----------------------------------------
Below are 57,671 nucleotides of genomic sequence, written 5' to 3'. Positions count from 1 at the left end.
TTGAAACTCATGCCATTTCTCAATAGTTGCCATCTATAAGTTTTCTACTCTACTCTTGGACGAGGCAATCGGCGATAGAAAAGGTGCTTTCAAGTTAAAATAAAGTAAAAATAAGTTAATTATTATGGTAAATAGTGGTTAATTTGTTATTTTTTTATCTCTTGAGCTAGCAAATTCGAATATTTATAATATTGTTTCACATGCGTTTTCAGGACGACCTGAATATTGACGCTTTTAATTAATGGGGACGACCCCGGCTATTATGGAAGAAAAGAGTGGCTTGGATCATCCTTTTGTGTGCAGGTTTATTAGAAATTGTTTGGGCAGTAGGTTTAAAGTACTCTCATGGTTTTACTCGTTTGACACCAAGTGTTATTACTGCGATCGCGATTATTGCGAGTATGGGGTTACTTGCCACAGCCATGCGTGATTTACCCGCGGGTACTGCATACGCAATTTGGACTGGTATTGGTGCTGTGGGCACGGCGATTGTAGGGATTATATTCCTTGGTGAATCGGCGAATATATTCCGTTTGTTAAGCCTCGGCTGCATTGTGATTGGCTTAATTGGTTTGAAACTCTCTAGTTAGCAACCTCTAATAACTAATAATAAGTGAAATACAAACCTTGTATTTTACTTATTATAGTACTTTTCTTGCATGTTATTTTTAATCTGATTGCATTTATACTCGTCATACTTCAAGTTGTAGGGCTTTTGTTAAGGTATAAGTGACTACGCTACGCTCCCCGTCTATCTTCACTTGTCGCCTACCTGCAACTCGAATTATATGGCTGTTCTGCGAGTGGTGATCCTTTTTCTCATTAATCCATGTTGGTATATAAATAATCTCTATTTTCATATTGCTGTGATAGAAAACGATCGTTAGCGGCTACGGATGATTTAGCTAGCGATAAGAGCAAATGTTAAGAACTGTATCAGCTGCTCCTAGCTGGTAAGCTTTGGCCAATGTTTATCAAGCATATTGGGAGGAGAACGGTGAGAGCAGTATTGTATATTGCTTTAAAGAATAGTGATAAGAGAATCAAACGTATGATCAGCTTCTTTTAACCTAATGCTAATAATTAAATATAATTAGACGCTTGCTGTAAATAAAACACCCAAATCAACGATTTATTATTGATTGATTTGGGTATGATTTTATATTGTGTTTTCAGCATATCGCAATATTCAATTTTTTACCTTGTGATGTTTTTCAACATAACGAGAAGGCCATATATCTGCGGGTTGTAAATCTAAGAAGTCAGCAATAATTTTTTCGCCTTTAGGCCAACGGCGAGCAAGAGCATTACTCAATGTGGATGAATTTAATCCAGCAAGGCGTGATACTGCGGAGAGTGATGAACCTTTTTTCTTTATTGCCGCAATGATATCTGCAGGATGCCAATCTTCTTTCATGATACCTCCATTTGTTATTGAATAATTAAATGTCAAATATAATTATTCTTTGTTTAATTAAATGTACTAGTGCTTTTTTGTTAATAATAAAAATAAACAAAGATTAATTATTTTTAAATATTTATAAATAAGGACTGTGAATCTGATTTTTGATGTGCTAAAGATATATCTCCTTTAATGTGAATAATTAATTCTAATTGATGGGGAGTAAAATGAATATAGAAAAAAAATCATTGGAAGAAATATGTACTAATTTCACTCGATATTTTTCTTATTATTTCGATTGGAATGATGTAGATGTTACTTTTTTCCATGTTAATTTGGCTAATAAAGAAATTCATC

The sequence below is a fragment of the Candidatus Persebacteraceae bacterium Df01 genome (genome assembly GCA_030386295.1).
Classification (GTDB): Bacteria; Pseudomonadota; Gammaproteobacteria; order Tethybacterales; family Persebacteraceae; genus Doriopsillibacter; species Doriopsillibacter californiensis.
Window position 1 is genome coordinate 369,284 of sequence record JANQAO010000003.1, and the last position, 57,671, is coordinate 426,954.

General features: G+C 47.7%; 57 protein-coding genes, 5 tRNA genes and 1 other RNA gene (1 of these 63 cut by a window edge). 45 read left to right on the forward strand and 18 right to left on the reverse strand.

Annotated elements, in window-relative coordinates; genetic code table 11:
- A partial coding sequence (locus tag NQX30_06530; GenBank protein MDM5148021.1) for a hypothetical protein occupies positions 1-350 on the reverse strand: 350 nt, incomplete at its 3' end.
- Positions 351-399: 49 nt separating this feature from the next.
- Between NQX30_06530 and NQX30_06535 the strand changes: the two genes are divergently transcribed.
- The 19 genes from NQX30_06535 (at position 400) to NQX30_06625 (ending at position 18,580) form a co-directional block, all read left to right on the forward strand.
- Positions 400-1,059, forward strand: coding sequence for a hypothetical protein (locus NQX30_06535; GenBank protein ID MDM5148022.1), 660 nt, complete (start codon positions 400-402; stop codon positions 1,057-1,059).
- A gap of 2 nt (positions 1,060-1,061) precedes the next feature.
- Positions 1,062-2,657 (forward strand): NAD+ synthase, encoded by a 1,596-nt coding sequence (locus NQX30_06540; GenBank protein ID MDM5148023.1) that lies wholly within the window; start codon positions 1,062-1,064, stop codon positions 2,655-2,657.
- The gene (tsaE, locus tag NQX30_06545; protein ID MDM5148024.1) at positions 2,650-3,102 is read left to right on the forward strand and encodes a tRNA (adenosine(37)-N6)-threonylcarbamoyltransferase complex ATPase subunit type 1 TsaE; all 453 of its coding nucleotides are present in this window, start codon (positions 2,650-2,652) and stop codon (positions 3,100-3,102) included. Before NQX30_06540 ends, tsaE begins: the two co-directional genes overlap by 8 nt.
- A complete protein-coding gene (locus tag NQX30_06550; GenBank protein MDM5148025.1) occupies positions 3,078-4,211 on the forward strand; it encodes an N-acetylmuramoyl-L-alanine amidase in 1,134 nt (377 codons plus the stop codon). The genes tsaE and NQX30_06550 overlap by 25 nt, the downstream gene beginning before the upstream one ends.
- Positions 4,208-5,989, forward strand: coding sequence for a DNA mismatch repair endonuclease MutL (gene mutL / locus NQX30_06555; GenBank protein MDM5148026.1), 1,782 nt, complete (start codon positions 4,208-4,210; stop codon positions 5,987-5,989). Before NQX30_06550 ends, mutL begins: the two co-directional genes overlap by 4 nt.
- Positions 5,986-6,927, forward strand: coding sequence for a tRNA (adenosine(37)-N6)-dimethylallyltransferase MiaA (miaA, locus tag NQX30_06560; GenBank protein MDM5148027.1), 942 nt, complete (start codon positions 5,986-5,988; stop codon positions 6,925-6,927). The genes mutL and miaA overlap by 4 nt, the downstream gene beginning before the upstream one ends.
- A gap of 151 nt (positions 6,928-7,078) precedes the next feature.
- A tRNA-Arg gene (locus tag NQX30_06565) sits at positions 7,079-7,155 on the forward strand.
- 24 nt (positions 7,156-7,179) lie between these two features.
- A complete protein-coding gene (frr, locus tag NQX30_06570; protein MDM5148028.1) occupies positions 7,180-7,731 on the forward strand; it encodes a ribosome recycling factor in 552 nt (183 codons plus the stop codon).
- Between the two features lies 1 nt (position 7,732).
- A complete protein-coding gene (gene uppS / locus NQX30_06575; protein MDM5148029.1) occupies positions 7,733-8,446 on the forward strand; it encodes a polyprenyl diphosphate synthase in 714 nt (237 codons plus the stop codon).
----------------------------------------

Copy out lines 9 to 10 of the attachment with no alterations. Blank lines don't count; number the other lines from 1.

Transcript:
- Positions 351-399: 49 nt separating this feature from the next.
- Between NQX30_06530 and NQX30_06535 the strand changes: the two genes are divergently transcribed.